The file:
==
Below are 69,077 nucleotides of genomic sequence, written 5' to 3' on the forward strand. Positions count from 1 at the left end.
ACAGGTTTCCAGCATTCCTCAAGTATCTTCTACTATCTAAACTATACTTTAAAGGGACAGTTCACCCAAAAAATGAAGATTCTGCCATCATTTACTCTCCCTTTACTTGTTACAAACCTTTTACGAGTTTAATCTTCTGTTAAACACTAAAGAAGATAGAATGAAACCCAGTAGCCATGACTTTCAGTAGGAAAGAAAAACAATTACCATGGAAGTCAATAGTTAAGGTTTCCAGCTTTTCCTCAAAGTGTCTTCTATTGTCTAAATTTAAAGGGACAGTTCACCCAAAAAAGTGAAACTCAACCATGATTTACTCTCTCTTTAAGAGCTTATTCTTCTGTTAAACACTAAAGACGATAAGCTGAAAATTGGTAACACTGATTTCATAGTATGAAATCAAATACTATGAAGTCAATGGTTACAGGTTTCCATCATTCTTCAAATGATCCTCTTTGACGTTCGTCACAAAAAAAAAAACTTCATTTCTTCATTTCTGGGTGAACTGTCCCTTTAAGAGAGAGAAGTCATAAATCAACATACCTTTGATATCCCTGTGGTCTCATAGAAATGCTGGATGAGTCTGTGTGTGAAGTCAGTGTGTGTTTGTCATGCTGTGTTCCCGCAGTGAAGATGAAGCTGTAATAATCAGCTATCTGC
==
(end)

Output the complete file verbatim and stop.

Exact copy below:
Below are 69,077 nucleotides of genomic sequence, written 5' to 3' on the forward strand. Positions count from 1 at the left end.
ACAGGTTTCCAGCATTCCTCAAGTATCTTCTACTATCTAAACTATACTTTAAAGGGACAGTTCACCCAAAAAATGAAGATTCTGCCATCATTTACTCTCCCTTTACTTGTTACAAACCTTTTACGAGTTTAATCTTCTGTTAAACACTAAAGAAGATAGAATGAAACCCAGTAGCCATGACTTTCAGTAGGAAAGAAAAACAATTACCATGGAAGTCAATAGTTAAGGTTTCCAGCTTTTCCTCAAAGTGTCTTCTATTGTCTAAATTTAAAGGGACAGTTCACCCAAAAAAGTGAAACTCAACCATGATTTACTCTCTCTTTAAGAGCTTATTCTTCTGTTAAACACTAAAGACGATAAGCTGAAAATTGGTAACACTGATTTCATAGTATGAAATCAAATACTATGAAGTCAATGGTTACAGGTTTCCATCATTCTTCAAATGATCCTCTTTGACGTTCGTCACAAAAAAAAAAACTTCATTTCTTCATTTCTGGGTGAACTGTCCCTTTAAGAGAGAGAAGTCATAAATCAACATACCTTTGATATCCCTGTGGTCTCATAGAAATGCTGGATGAGTCTGTGTGTGAAGTCAGTGTGTGTTTGTCATGCTGTGTTCCCGCAGTGAAGATGAAGCTGTAATAATCAGCTATCTGC